Monday, March 31, 2008

One Year: A Retrospective

The one year anniversary of my pilot's license just snuck by me! March 21st (of last year) was the date I passed my checkride. On March 22nd of this year, I celebrated (without knowing it) by taking Ryan and Rachael and Jodie flying down to Winchester. More on that, and my own version of March Madness, below. First, a few statistics from my first year as a pilot:
  • I flew 61.8 hours, 9.6 of which were at night.
  • 37.8 hours were cross-country flights (i.e., distances of more than 50 NM), and 14.8 of those cross-country hours were by myself.
  • I made 75 landings (59 during the day, 16 at night)
  • I carried 16 passengers (plus my dawg).
  • I visited 16 new airports.
  • Jodie flew with me for 14.3 hours, nearly a quarter of my flying time!
  • I've flown on 3 business trips, 4 overnight trips, and 2 weekends away with Jodie.
  • As an AOPA Project Pilot Mentor, two of my mentees have soloed and are on track to become pilots this summer.
My old friend Ryan and I shared a love of motorcycles when we were younger, so it was only natural that he would have had the same life-long love of airplanes that I've had. It took a year, but he and I finally went flying this month when he and Rachael came to visit. The four of us set out to go to Luray Airport, where we were going to take a shuttle to Luray Caverns. The weather was iffy, and we almost didn't go, but after hanging around the airport cafe at Gaithersburg, the weather reports were finally showing that we could make it. Cloud ceilings were about 2,500 feet above the ground over most of the area and we could stay in valleys all the way to Luray. Although Luray is among the mountains, we didn't have to cross any big mountains to get there.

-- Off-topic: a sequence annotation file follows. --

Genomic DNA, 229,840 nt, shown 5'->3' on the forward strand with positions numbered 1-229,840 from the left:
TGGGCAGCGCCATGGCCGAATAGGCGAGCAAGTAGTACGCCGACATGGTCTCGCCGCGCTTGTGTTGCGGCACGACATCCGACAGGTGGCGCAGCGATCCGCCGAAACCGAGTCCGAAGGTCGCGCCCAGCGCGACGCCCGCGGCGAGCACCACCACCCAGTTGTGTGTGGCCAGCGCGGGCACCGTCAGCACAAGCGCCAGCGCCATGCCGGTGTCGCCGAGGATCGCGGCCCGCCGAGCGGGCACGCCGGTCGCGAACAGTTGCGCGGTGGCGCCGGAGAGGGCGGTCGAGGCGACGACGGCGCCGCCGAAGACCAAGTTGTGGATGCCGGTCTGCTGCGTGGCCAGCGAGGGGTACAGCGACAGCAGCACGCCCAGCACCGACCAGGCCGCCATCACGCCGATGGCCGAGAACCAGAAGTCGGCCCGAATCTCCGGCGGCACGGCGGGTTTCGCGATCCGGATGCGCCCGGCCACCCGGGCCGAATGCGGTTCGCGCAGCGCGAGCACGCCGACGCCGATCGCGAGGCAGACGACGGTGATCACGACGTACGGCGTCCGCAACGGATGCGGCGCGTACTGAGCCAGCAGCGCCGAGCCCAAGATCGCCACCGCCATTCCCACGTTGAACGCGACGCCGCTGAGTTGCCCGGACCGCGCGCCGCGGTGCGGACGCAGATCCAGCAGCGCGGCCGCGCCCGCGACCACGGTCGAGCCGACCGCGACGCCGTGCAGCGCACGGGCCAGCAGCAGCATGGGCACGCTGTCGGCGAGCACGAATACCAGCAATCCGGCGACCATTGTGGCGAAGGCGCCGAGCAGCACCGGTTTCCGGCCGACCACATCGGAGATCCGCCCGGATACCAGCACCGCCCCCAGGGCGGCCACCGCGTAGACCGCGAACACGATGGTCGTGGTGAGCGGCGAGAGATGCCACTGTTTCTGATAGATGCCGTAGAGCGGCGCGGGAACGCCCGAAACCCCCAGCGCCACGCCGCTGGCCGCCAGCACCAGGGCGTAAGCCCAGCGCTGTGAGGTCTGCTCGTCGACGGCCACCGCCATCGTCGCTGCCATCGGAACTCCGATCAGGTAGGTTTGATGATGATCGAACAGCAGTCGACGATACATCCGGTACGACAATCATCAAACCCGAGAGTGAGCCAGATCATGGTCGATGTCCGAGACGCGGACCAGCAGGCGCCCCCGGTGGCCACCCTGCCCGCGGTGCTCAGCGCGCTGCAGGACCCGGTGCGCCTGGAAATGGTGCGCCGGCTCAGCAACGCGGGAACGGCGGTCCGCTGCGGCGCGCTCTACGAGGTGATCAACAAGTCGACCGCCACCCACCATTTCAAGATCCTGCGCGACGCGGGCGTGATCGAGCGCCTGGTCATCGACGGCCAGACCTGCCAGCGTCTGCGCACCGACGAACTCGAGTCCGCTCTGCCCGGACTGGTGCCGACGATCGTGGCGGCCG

There were scattered showers and temperatures aloft were just above freezing, but it was warm and dry in the plane and our flight toward Luray was smooth. We flew over Harper's Ferry, then headed southwest down the Shenandoah Valley. The visibility was poor. When we were several miles south of Winchester, Ryan and I looked ahead and saw an opaque gray sheet a few miles ahead -- it looked like a wall of slate, running from the clouds all the way to the ground. It could have been rain, snow or who knows, but there was no way I was going to fly into it. With muttered apologies, I banked us into a u-turn and we landed at Winchester to see what there was to see.

A half hour later the four of us were spread out inside a huge Crown Victoria ramp car, a former police car that the FBO let us borrow to look around Winchester. We saw a dirt oval track with cars racing on it and walked around a cobblestoned downtown, then returned to the airport for our flight home. There was a gusting crosswind on takeoff, but once aloft, the flight was smooth. Ryan took the controls (his first time) and flew us all the way into the traffic pattern at Gaithersburg. He's a natural. Although I wished for better weather and more time to fly with Ryan, it was a fitting end to my first year as a pilot to be flying with him.